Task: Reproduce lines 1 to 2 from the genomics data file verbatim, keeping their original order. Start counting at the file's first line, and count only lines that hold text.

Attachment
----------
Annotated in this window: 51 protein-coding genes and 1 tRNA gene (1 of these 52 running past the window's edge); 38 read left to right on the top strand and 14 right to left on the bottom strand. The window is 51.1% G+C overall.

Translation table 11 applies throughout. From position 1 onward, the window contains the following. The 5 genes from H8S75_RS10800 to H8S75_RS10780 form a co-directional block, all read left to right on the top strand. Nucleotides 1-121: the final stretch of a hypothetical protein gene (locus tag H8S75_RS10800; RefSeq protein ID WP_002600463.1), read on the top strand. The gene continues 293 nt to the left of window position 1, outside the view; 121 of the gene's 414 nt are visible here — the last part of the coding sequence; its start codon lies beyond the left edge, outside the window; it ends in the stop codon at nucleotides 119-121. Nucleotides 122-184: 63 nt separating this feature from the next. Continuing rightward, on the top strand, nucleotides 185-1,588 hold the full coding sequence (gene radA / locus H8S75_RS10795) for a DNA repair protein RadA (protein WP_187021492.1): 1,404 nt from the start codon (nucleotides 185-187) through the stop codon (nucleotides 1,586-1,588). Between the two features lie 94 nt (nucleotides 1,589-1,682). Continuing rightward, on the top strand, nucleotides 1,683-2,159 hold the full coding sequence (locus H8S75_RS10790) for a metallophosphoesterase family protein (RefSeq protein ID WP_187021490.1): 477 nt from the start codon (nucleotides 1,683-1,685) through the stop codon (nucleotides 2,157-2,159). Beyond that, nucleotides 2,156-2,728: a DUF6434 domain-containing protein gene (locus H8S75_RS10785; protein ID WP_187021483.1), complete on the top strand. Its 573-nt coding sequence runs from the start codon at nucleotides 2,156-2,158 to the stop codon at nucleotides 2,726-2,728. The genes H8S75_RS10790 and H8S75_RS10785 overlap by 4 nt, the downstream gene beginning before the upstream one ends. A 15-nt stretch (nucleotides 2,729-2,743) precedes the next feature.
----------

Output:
Annotated in this window: 51 protein-coding genes and 1 tRNA gene (1 of these 52 running past the window's edge); 38 read left to right on the top strand and 14 right to left on the bottom strand. The window is 51.1% G+C overall.

Translation table 11 applies throughout. From position 1 onward, the window contains the following. The 5 genes from H8S75_RS10800 to H8S75_RS10780 form a co-directional block, all read left to right on the top strand. Nucleotides 1-121: the final stretch of a hypothetical protein gene (locus tag H8S75_RS10800; RefSeq protein ID WP_002600463.1), read on the top strand. The gene continues 293 nt to the left of window position 1, outside the view; 121 of the gene's 414 nt are visible here — the last part of the coding sequence; its start codon lies beyond the left edge, outside the window; it ends in the stop codon at nucleotides 119-121. Nucleotides 122-184: 63 nt separating this feature from the next. Continuing rightward, on the top strand, nucleotides 185-1,588 hold the full coding sequence (gene radA / locus H8S75_RS10795) for a DNA repair protein RadA (protein WP_187021492.1): 1,404 nt from the start codon (nucleotides 185-187) through the stop codon (nucleotides 1,586-1,588). Between the two features lie 94 nt (nucleotides 1,589-1,682). Continuing rightward, on the top strand, nucleotides 1,683-2,159 hold the full coding sequence (locus H8S75_RS10790) for a metallophosphoesterase family protein (RefSeq protein ID WP_187021490.1): 477 nt from the start codon (nucleotides 1,683-1,685) through the stop codon (nucleotides 2,157-2,159). Beyond that, nucleotides 2,156-2,728: a DUF6434 domain-containing protein gene (locus H8S75_RS10785; protein ID WP_187021483.1), complete on the top strand. Its 573-nt coding sequence runs from the start codon at nucleotides 2,156-2,158 to the stop codon at nucleotides 2,726-2,728. The genes H8S75_RS10790 and H8S75_RS10785 overlap by 4 nt, the downstream gene beginning before the upstream one ends. A 15-nt stretch (nucleotides 2,729-2,743) precedes the next feature.